Gone But Not Forgotten

I have two things working against me when it comes to experiencing those massive, sensory-explosion-filled waves of nostalgia that so many other people seem to have all the time: (1) I’m only 27 (not too much nostalgia-provoking experience at this age) and (2) I have the world’s worst memory, both with regard to short-term and long-term.  Seriously; ask anyone.  I’m one lame brain cell away from being that guy in Memento.  And I’ll most definitely never be able to write a lengthy, detailed memoir like Toast or Tender at the Bone, much to the great relief of my family I’m sure.

The good thing is that even though I’m pretty much incapable of remembering things on my own, I’m able to remember large chunks of things if I’m somehow reminded of them.  I ran across three things this week that allowed me to indulge in a little bit of restaurant-related nostalgia, for which I’m grateful and happy, and wanted to share them with y’all:

As for my own memories, I still miss Showbiz Pizza (NOT Chuck E. Cheese, thankyouverymuch), a place that I’m pretty sure was called Houlihan’s which used to hand out really cool boxes of crayons, a restaurant over here in Memorial called Thai Flower (or, again, something along those lines) where I first tried Thai food and the original Sam’s Deli Diner before it moved across the freeway and cleaned itself up (no more vagrants occupying the tables at all hours of the day or broken arcade machines lining the walls…).  I also miss the old Continental Finer Foods, a great old grocery store with an enclosed produce section haplessly made up to look like a Parisian street or some such nonsense.

What do you miss?

9 thoughts on “Gone But Not Forgotten”

  1. There was a Houlihan’s over in the Saks Center, or what is now the Sak’s Center I think it was under the theater???? College days, too many L.I.T.’s. I have only been here since 1985, but, I have fond memories of Strawberry Patch and the Confederate House and scads of diners that are no longer. Um, The Stables on Westheimer, Pig Stand, Main St. PoBoy….I can think my way into a loooooong list.

  2. JCI is spectacular (i just banged the link and read the post), #1 w/ tots chili/cheese onions on everything and a diet coke.

    Monument Inn is still open, not sure if it is a new iteration of an old classic, tho.

  3. I miss the Yucatan Liquor Stand, T’Beaux’s out on the Northwest side, Pig Stand and Guggenheim’s deli that used to be located across the street from Kenny & Ziggy’s.

    Since most of my (mis-spent) youth was spent growing up in Midland instead of Houston, most of my restaurant memories are from there

    Oh, and let us not forget Two Pesos. I miss the heck out of Two Pesos. Much better than Taco Cabana.

  4. Across the Street on Hillcroft. Not because the food was that good, but because each table had a telephone from which you called your order into the kitchen.

    Love JCI, of course. Especially the original on McKinney. There was just something great about sitting in a wooden school desk and eating a cheese coney all the way… for $0.55. And that dates me.

    Two Pesos was FAR better than Taco Cabana will ever be.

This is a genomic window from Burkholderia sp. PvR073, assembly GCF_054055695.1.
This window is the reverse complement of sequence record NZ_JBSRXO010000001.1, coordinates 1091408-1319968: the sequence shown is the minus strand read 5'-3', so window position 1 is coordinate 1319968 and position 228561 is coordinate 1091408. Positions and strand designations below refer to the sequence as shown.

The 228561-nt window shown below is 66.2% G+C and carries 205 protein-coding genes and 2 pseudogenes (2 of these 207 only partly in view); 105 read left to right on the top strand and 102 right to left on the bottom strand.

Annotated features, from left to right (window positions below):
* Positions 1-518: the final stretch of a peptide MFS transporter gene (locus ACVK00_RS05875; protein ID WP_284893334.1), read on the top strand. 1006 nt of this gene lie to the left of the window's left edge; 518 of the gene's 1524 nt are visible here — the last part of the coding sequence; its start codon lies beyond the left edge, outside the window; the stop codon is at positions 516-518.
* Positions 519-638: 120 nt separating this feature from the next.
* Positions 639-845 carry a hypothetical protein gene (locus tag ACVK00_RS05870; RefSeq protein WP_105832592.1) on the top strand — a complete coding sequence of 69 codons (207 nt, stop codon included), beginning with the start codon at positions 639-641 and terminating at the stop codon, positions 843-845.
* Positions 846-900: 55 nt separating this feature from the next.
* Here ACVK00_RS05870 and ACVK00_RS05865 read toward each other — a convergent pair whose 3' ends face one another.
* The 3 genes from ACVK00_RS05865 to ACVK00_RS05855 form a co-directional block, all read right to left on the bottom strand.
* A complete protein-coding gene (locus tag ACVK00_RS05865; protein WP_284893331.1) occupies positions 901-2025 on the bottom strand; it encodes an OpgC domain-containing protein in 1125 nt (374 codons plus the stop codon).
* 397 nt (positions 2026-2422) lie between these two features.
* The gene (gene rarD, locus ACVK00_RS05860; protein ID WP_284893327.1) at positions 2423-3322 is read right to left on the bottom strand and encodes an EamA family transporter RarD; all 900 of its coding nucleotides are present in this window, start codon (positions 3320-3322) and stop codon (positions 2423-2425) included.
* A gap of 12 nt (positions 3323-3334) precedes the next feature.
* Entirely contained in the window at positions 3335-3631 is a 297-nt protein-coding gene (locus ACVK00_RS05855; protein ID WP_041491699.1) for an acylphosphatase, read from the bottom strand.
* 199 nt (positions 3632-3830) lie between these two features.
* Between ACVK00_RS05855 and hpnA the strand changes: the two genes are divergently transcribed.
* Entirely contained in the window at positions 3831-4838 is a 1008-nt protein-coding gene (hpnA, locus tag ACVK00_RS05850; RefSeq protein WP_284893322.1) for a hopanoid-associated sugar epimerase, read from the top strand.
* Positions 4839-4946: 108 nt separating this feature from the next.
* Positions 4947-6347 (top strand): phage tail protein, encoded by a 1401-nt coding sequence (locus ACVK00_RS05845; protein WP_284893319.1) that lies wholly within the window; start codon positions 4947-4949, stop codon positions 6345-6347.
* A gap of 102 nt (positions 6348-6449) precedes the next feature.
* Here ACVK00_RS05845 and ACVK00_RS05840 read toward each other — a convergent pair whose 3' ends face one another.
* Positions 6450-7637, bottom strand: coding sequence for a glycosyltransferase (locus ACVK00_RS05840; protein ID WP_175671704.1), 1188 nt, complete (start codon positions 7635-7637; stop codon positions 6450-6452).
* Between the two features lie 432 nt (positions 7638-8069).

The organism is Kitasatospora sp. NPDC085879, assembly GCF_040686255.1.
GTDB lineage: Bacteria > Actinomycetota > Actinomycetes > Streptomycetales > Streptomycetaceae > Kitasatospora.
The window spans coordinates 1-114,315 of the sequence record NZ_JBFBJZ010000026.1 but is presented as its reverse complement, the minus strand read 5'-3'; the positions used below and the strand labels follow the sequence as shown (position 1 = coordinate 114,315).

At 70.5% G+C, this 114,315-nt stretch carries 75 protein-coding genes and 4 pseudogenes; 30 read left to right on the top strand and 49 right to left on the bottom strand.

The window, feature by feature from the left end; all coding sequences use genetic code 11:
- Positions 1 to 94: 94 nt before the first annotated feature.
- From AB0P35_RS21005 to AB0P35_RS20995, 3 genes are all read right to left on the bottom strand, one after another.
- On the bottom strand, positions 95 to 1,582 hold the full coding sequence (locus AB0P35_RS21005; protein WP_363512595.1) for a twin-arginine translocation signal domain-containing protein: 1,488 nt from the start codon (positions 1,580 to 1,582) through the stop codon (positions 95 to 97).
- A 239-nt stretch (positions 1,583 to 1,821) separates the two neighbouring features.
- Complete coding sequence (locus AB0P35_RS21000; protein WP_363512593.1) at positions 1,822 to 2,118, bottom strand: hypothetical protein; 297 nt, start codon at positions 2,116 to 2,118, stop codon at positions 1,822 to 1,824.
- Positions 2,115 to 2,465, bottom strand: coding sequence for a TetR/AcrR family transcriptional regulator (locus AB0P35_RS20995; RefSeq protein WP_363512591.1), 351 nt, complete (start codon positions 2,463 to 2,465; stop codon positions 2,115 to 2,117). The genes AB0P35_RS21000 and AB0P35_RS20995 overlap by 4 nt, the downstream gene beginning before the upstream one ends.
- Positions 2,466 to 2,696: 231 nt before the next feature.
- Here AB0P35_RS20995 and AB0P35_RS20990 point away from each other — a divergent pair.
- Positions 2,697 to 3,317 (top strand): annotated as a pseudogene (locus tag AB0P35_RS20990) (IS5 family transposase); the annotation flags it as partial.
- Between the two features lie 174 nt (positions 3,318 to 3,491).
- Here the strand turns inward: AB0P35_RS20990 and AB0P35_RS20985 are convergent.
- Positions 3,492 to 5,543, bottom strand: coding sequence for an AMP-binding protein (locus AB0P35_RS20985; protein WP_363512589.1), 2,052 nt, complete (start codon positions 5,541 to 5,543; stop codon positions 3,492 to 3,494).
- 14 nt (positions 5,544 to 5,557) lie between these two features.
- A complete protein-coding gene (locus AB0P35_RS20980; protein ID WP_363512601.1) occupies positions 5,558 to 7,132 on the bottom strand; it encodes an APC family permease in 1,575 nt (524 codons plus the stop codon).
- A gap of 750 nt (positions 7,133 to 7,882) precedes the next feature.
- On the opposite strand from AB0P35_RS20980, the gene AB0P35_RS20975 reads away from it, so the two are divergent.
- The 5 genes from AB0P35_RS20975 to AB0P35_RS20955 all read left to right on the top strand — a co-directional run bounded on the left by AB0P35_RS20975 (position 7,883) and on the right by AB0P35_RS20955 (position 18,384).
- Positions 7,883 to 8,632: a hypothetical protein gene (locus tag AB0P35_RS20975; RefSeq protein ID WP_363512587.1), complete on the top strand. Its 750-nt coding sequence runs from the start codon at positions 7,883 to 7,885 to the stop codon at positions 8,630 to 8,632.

The Mexicatessen on Crosstimbers.

    Farrell’s on the first floor of the Galleria. Drum, Siren, birthday embarrassment, big lollipops, and all.

  5. The Magic Pan in the Galleria was fun…and was where a certain 2-year-old was reading the menu and asked me “Mom, what’s chocolate mouse?!” (chocolate mousse). And I have witnesses!

    I still miss Albrittons and cried when they closed.

    Piccadilly cafeteria in Memorial City was good.

    Hebert’s downtown (think it was on San Jacinto) was a fantastic old house turned into a really good restaurant.

    Old JCI downtown, old Antone’s on San Felipe (remember the ginormous pickle barrels?)

    I also miss Gugenheims on Post Oak….their sandwiches were amazing!!

    Texas Tumbleweed! Great chicken fried steaks!!

    A weird little restaurant in Kingwood called Daddy-Did-It – they had amazing fried catfish and frog legs!

    Oh, Strawberry Patch – those delicious eensy muffins they used to bring around to everyone.

  6. Santos on Westheimer. I think it was where Sullivan’s is now.

    Ah – a recent one. Felix. Cheese and Red Grease. “Hair of the dog that bit me, Lloyd; Hair of the dog that bit me…”

    Big Franks on Kirby.

    Yes, I remember the You-Can-Scam-Liquor-Stand. And Waaaaves.

    Side story… friend was a Class A Drunk in NYC. She’s at a bar one night. Bar that has Jaegermaester on tap. Goes up to the bartender, eyes rolled in opposite directions, slurrs. “I’ll have a pitcher of Jaegermeister”. Bartender says: “we don’t server that by the pitcher”. Now, my friend is a Sharp Girl. Always has been. She glares at the bartender out of one eye and says “so why the f**k does it come from a tap?!?!” True story.

  7. I didn’t grow up in Houston, so I have no memories of any long-gone Houston places. North-central Illinois, however, and I’ve got that covered. The only food-related memory from my childhood that I have (other than all the really bad meals my mom made) was sitting in Burger King with my grandparents after coming back from my great-aunt’s wake at the convent. (Yes, I had a great-aunt who was a nun.) I was five at the time, and it was the middle of winter. I could walk into that stupid restaurant and tell you exactly where I sat and what I had to eat (cheeseburger Kid’s meal, orange soda). The toy, not so much.

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